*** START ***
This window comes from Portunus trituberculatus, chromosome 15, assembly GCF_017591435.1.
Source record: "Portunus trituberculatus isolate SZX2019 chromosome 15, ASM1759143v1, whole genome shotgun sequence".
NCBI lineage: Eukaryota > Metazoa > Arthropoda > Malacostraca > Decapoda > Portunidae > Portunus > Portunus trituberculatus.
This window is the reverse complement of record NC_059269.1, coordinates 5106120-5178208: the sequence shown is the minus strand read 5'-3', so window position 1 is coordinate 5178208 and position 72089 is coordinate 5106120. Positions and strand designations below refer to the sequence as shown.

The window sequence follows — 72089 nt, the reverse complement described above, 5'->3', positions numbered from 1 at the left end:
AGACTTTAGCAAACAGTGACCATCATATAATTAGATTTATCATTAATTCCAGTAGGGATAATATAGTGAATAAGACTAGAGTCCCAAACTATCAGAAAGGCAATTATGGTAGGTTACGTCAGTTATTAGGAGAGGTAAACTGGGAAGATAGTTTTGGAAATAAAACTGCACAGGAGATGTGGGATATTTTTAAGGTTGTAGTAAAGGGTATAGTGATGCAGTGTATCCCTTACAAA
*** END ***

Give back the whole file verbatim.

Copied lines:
This window comes from Portunus trituberculatus, chromosome 15, assembly GCF_017591435.1.
Source record: "Portunus trituberculatus isolate SZX2019 chromosome 15, ASM1759143v1, whole genome shotgun sequence".
NCBI lineage: Eukaryota > Metazoa > Arthropoda > Malacostraca > Decapoda > Portunidae > Portunus > Portunus trituberculatus.
This window is the reverse complement of record NC_059269.1, coordinates 5106120-5178208: the sequence shown is the minus strand read 5'-3', so window position 1 is coordinate 5178208 and position 72089 is coordinate 5106120. Positions and strand designations below refer to the sequence as shown.

The window sequence follows — 72089 nt, the reverse complement described above, 5'->3', positions numbered from 1 at the left end:
AGACTTTAGCAAACAGTGACCATCATATAATTAGATTTATCATTAATTCCAGTAGGGATAATATAGTGAATAAGACTAGAGTCCCAAACTATCAGAAAGGCAATTATGGTAGGTTACGTCAGTTATTAGGAGAGGTAAACTGGGAAGATAGTTTTGGAAATAAAACTGCACAGGAGATGTGGGATATTTTTAAGGTTGTAGTAAAGGGTATAGTGATGCAGTGTATCCCTTACAAA